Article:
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Catch up on coronavirus stories and special reports, curated by Mike Allen everyday

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In Tokyo, a 24-karat anti-aging face mask. Photo: Junko Kimura/Getty Images

As the average age in developed economies rises in the coming years and decades, one of the next big economic disruptions may be in anti-aging medicines, according to a report by Citi.

Why it matters: Already, the anti-aging market is about $200 billion, and the new boom could be in drugs that slow, reverse or prevent age-related disease, Citi says. On the other hand, if people are aging more slowly, and diseases are slowed or prevented, then other drugs, treatments and surgeries, which earn billions of dollars, may not be necessary.

"Over human history, there has been an interest in slowing down aging," said Vanessa Colella, Citi's chief innovation officer and head of its venture capital unit.

The details:

  • Among the most promising drugs under development are ones that would attack "senescent cells," which Citi says are blamed for numerous age-related diseases including arthritis, retinal degeneration and Alzheimer's.
  • One study cited by Citi said the elimination of senescent cells could increase the human lifespan by about 35%.
  • One anti-senescent drug is in a clinical trial on humans with osteoarthritis in their knees, and researchers expect data in the first quarter of next year.

Colella tells Axios, "It's very early and there's lots more work needed to be done" on whether such drugs are effective.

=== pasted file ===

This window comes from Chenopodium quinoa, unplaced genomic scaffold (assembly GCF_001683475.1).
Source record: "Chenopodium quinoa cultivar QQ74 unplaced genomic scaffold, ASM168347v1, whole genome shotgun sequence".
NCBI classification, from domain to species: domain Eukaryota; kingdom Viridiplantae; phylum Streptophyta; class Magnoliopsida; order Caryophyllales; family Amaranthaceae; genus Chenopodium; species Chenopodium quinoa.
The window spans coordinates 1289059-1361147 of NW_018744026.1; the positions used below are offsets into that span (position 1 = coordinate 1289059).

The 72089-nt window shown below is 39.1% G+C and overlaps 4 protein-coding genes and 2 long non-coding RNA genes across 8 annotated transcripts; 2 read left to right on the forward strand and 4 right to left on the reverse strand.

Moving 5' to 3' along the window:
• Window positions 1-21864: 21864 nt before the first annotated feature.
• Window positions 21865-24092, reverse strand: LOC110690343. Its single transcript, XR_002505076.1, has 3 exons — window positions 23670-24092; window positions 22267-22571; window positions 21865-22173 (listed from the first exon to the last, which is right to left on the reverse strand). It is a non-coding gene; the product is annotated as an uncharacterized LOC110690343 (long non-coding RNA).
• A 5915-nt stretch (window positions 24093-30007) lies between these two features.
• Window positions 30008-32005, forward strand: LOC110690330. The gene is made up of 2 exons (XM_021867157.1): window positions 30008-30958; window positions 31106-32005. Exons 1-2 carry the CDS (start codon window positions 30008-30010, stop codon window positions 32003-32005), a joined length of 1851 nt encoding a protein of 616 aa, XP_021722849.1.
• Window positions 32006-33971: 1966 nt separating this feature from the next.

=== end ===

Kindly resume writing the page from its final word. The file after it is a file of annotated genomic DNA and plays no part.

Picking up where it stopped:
The bottom line: If such drugs pass the clinical trials, they could not only become big sellers, but undercut standard anti-aging drugs that earn billions of dollars and eliminate the need for some knee replacement surgeries, the report says.

Go deeper

America is finally winning its fight against the coronavirus

Expand chart
Data: CSSE Johns Hopkins University; Map: Andrew Witherspoon/Axios

America’s battle against the coronavirus is going great.

The big picture: For the first time in a long time, nobody needs to cherry-pick some misleading data to make it seem like things are going well, and the good news doesn’t need an endless list of caveats, either. It’s just really good news. We’re winning. Be happy.

Updated 2 hours ago - World

Over 70 dead in worst bombardments between Israel and Hamas for years

Palestinian Muslims exchange wishes for Eid al-Fitr, marking the end of the fasting month of Ramadan, near a razed building in the northern Gaza Strip town of Beit Lahia, on May 13. Israeli forces said they had killed a senior Hamas commander in May 12 airstrikes. Gaza's health ministry said children died in the strikes. Photo: Majdi Fathi/NurPhoto via Getty Images

At least 67 Palestinians and seven Israelis have been killed in fighting between Israel's military and Hamas since Monday, per Reuters.

The big picture: The worst aerial exchanges of fire between Israel and Hamas since 2014 continued into early Thursday. It comes days after escalating violence in Jerusalem that injured hundreds of Palestinians and several Israeli police officers during protests over the planned evictions of Palestinian families from their homes.

Biden admin grants Colonial waiver to ease fuel shortages

Fuel tanks at Colonial Pipeline Baltimore Delivery in Baltimore, Maryland on Monday. Photo: Jim Watson/AFP via Getty Images

The Biden administration approved a temporary waiver of shipping requirements late Wednesday to help Colonial Pipeline transport fuel, as service resumes across the U.S. following last week's ransomware attack that that took it offline.

Why it matters: The century-old Jones Act requires ships to be built in the U.S. and crewed by American workers, but the waiver means foreign companies can transport gasoline and diesel to areas where there are fuel shortages.

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